The Colfax County Board of Commissioners voted 2-1 to buy a new Caterpillar motor grader for the highway department despite a contention by one member that the expensive machine is more sophisticated than local drivers are trained to operate.
“This (motor grader) is more machine than any operator in Colfax County is capable of operating,” said Commissioner Jeff Bauman, who has run his own earth-moving business for 25 years.
Bauman said the three-member board was prepared to make the purchase, but not with his vote.
“We don’t need this type of equipment if we’re not going to do anything with it,” Bauman told fellow board members Jerry Heard and Gil Wigington. “If we’re going to spend the money, let’s utilize all the functions.”
Heard voted to accept the $223,750 bid from Nashville, Tennessee-based Caterpillar Financial Services Corporation, but agreed with Bauman that local operators could do more with the quality of machines the county has.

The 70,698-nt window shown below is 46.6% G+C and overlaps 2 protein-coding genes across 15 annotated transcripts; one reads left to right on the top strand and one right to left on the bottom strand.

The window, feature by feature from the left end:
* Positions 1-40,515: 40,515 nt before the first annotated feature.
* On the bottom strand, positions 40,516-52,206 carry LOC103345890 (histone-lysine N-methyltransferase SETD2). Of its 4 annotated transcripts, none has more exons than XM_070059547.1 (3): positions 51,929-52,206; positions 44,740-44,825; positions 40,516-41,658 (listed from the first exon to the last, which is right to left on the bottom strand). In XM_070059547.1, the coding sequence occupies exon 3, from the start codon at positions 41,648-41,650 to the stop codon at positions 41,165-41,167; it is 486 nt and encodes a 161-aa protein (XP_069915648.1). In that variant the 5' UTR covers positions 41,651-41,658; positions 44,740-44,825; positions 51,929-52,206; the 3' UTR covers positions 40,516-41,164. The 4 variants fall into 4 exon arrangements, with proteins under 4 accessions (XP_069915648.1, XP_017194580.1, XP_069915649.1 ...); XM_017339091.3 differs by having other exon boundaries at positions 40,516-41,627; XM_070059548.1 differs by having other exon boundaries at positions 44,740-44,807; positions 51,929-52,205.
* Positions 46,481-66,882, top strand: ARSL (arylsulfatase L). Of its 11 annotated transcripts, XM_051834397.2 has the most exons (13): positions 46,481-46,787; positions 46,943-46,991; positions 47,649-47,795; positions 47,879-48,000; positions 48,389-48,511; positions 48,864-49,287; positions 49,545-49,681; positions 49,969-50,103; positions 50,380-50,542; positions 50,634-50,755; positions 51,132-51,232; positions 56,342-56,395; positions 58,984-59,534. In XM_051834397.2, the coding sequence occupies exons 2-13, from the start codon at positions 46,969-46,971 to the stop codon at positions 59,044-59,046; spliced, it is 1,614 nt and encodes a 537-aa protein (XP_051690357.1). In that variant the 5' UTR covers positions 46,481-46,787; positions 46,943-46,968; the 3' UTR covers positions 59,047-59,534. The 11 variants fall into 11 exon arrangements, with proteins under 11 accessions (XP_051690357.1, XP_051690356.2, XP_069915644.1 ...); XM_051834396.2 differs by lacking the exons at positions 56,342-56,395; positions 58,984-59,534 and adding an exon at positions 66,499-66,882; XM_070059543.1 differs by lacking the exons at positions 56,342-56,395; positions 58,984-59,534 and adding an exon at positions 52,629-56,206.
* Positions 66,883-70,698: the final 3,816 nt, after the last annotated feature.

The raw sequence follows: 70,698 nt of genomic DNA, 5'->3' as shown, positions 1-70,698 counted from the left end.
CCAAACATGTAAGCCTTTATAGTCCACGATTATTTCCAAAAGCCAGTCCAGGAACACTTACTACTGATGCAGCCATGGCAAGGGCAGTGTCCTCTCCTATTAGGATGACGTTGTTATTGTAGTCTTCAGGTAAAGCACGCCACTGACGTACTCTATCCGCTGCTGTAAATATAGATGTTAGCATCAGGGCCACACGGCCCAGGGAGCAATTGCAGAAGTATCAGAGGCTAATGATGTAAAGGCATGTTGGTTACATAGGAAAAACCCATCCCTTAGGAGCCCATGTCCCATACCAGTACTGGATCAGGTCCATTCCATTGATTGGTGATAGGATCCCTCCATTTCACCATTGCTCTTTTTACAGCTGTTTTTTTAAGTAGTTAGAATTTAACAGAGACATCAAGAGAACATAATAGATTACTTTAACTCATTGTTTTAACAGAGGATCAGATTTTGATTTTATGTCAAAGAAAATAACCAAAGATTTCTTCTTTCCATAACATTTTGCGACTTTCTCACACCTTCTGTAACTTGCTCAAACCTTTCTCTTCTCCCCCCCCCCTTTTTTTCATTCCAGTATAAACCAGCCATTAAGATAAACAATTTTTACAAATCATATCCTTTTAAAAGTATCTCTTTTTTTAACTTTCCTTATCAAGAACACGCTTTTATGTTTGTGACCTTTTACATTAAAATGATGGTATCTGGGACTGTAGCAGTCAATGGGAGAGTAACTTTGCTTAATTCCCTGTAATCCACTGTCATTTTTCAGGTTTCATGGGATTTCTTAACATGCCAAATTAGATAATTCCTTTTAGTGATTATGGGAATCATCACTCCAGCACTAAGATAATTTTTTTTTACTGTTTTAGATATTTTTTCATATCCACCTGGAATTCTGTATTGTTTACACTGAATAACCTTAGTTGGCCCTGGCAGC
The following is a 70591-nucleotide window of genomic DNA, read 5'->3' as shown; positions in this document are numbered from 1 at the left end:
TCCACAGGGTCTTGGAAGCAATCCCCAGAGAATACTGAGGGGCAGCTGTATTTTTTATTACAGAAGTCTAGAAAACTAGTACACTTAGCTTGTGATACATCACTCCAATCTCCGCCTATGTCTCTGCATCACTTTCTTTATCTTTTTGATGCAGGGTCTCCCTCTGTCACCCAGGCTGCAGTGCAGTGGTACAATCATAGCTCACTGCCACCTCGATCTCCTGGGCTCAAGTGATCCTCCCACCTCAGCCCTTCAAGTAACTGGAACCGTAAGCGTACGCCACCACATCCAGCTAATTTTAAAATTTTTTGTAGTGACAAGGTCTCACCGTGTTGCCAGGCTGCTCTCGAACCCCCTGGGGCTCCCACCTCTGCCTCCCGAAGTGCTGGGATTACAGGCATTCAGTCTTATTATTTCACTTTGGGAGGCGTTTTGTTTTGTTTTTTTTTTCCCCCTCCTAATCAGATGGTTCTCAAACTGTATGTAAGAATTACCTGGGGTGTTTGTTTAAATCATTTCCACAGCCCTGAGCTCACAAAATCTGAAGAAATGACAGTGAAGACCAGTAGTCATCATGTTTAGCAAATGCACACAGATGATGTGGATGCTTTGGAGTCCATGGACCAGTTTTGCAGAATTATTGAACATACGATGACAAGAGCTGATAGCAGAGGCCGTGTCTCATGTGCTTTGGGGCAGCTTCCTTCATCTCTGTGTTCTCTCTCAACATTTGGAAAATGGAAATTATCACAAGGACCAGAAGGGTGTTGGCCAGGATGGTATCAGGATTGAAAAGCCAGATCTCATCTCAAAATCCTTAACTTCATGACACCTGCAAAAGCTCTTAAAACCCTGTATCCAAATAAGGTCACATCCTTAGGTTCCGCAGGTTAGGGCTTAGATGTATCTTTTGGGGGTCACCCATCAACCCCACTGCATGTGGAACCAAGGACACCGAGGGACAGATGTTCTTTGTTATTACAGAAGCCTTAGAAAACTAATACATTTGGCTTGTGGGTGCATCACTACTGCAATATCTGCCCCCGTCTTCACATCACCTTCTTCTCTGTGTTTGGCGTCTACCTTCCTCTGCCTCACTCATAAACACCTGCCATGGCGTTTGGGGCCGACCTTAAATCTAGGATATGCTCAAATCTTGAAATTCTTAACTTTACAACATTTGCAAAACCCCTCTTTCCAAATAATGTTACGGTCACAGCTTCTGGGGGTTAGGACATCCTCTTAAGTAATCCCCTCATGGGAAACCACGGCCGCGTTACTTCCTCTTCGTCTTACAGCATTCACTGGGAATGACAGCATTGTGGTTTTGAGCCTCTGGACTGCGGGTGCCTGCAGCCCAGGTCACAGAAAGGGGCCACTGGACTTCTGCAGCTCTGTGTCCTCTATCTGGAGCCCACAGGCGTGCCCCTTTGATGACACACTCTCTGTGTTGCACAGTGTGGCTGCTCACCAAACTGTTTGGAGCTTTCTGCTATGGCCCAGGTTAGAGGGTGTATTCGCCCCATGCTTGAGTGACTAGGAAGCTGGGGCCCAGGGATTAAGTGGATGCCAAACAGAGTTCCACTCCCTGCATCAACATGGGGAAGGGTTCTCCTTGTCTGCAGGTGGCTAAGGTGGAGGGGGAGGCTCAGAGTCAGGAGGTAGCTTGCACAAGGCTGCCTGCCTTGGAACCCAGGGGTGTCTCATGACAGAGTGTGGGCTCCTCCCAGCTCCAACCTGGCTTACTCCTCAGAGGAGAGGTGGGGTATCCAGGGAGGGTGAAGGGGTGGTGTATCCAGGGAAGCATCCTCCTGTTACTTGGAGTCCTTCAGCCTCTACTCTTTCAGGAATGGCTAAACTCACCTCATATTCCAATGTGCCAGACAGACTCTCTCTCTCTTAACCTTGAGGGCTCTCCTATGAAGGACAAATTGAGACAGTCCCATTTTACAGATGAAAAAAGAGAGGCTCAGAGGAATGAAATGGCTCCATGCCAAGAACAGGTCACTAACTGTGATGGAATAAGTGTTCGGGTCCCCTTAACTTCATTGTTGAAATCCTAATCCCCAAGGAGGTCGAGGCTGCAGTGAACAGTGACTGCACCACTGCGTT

“Sometimes we need to shape up our operators ... work on them to do a little more,” said Heard, who spent more than a decade operating heavy machinery for the highway department with some of that time spent behind the wheel of a road grader.
“When I went out and graded roads, I tried to do a good job,” Heard said.
Wigington, who said he has no experience operating a motor grader, suggested the county sponsor some additional grader training classes focusing on expectations for operators, followed by regular evaluations of their job performances.
Colfax County Highway Superintendent Mark Arps agreed.
“We can evaluate performance, and if operators don’t do what we tell them to do, we can send them down the road,” Arps said.
Colfax County has nine road graders and nine operators on staff, with a 10th machine owned as a backup.
The county has approximately 700 miles of gravel roads, with each operator assigned a regular route to maintain by building a road crown and graded slopes that allow water to run off into ditches. Over time, the crown can get beaten down and the slopes level and widen, leaving standing water that can undermine the road.
The highway department has a target of rebuilding 80 to 100 miles of those roads on an annual basis.
Bauman said being a “finish blade operator” is a skill built on patience.
“It’s finesse if you’re really going to do it right,” he said.